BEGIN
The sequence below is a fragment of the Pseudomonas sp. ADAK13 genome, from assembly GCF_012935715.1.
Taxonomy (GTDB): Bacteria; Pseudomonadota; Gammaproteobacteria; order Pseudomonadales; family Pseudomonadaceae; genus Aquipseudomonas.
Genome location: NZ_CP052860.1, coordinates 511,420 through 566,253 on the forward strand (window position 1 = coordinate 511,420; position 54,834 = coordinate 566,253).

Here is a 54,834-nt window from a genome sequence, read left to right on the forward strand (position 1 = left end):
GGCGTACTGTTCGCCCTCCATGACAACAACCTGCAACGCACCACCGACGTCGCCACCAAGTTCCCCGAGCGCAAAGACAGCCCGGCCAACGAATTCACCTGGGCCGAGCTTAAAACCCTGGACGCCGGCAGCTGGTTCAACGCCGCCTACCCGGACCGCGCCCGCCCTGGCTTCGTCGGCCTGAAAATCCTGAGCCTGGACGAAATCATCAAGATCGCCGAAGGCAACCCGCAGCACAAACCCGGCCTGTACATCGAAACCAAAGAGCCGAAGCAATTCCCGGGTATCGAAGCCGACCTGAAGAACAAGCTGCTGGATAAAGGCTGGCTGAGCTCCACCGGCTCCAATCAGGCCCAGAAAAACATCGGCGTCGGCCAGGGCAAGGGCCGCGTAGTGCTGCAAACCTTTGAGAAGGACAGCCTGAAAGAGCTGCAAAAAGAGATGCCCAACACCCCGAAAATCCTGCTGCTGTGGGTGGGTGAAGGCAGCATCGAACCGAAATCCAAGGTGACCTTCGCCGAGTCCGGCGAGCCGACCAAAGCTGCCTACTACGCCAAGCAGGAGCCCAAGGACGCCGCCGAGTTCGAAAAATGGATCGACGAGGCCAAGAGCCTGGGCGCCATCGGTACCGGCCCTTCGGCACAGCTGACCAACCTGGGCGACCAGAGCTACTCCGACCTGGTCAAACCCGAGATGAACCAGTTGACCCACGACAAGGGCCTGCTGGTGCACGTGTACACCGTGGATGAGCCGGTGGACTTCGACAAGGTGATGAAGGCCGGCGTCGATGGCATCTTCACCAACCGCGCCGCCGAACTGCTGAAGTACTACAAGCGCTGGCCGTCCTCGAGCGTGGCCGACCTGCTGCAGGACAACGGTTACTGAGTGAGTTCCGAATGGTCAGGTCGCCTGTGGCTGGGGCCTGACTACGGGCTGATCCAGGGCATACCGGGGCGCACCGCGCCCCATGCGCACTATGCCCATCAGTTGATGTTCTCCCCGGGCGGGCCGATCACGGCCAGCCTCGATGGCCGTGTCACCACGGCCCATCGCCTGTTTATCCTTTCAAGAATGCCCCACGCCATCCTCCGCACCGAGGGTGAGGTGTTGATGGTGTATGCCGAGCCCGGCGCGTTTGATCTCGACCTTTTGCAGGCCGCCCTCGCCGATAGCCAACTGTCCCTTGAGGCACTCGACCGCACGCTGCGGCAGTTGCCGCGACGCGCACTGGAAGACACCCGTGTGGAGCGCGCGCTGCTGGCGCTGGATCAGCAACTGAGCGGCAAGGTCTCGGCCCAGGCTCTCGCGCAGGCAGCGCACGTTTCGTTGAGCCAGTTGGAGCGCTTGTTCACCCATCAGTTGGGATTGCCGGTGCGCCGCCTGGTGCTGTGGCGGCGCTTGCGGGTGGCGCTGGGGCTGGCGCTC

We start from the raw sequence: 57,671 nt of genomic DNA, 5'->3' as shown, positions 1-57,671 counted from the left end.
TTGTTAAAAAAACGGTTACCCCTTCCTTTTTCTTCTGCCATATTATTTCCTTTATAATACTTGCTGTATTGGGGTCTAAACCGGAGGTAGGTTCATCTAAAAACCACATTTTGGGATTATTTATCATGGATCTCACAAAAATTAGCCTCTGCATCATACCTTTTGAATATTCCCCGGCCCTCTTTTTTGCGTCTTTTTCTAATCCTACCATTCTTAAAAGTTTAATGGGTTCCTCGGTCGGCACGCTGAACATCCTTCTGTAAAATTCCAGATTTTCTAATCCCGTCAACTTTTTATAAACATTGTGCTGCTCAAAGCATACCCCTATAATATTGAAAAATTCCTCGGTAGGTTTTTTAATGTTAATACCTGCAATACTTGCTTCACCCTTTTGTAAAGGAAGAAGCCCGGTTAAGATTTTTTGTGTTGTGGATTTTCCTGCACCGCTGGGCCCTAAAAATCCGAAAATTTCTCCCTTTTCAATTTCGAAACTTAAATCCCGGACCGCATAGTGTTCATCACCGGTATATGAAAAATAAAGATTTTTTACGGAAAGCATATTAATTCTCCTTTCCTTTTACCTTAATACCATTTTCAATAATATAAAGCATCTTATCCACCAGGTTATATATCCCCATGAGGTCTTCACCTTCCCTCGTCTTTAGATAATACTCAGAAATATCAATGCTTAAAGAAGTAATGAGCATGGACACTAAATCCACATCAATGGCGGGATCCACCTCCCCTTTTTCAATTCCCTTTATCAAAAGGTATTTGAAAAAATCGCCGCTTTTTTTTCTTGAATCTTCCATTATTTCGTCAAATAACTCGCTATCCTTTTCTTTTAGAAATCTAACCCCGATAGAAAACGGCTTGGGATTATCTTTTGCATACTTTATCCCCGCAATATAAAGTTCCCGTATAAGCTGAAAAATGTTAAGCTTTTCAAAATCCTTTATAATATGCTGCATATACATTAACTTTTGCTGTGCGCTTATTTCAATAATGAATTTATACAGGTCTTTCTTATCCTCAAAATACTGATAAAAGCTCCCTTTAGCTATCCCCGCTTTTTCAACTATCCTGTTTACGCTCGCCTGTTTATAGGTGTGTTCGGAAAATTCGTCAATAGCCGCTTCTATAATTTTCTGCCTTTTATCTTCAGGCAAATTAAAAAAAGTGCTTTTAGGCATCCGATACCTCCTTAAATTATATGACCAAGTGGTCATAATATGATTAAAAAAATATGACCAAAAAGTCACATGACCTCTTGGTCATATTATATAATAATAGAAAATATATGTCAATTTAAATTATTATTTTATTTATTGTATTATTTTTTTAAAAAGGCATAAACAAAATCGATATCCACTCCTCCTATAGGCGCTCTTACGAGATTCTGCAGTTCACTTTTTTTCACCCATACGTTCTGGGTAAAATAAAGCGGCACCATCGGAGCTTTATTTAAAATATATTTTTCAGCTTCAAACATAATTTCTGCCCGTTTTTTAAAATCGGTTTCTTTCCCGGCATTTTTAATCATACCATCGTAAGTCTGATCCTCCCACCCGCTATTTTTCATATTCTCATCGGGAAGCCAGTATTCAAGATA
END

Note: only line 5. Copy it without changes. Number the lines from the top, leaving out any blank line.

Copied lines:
GGCGTACTGTTCGCCCTCCATGACAACAACCTGCAACGCACCACCGACGTCGCCACCAAGTTCCCCGAGCGCAAAGACAGCCCGGCCAACGAATTCACCTGGGCCGAGCTTAAAACCCTGGACGCCGGCAGCTGGTTCAACGCCGCCTACCCGGACCGCGCCCGCCCTGGCTTCGTCGGCCTGAAAATCCTGAGCCTGGACGAAATCATCAAGATCGCCGAAGGCAACCCGCAGCACAAACCCGGCCTGTACATCGAAACCAAAGAGCCGAAGCAATTCCCGGGTATCGAAGCCGACCTGAAGAACAAGCTGCTGGATAAAGGCTGGCTGAGCTCCACCGGCTCCAATCAGGCCCAGAAAAACATCGGCGTCGGCCAGGGCAAGGGCCGCGTAGTGCTGCAAACCTTTGAGAAGGACAGCCTGAAAGAGCTGCAAAAAGAGATGCCCAACACCCCGAAAATCCTGCTGCTGTGGGTGGGTGAAGGCAGCATCGAACCGAAATCCAAGGTGACCTTCGCCGAGTCCGGCGAGCCGACCAAAGCTGCCTACTACGCCAAGCAGGAGCCCAAGGACGCCGCCGAGTTCGAAAAATGGATCGACGAGGCCAAGAGCCTGGGCGCCATCGGTACCGGCCCTTCGGCACAGCTGACCAACCTGGGCGACCAGAGCTACTCCGACCTGGTCAAACCCGAGATGAACCAGTTGACCCACGACAAGGGCCTGCTGGTGCACGTGTACACCGTGGATGAGCCGGTGGACTTCGACAAGGTGATGAAGGCCGGCGTCGATGGCATCTTCACCAACCGCGCCGCCGAACTGCTGAAGTACTACAAGCGCTGGCCGTCCTCGAGCGTGGCCGACCTGCTGCAGGACAACGGTTACTGAGTGAGTTCCGAATGGTCAGGTCGCCTGTGGCTGGGGCCTGACTACGGGCTGATCCAGGGCATACCGGGGCGCACCGCGCCCCATGCGCACTATGCCCATCAGTTGATGTTCTCCCCGGGCGGGCCGATCACGGCCAGCCTCGATGGCCGTGTCACCACGGCCCATCGCCTGTTTATCCTTTCAAGAATGCCCCACGCCATCCTCCGCACCGAGGGTGAGGTGTTGATGGTGTATGCCGAGCCCGGCGCGTTTGATCTCGACCTTTTGCAGGCCGCCCTCGCCGATAGCCAACTGTCCCTTGAGGCACTCGACCGCACGCTGCGGCAGTTGCCGCGACGCGCACTGGAAGACACCCGTGTGGAGCGCGCGCTGCTGGCGCTGGATCAGCAACTGAGCGGCAAGGTCTCGGCCCAGGCTCTCGCGCAGGCAGCGCACGTTTCGTTGAGCCAGTTGGAGCGCTTGTTCACCCATCAGTTGGGATTGCCGGTGCGCCGCCTGGTGCTGTGGCGGCGCTTGCGGGTGGCGCTGGGGCTGGCGCTC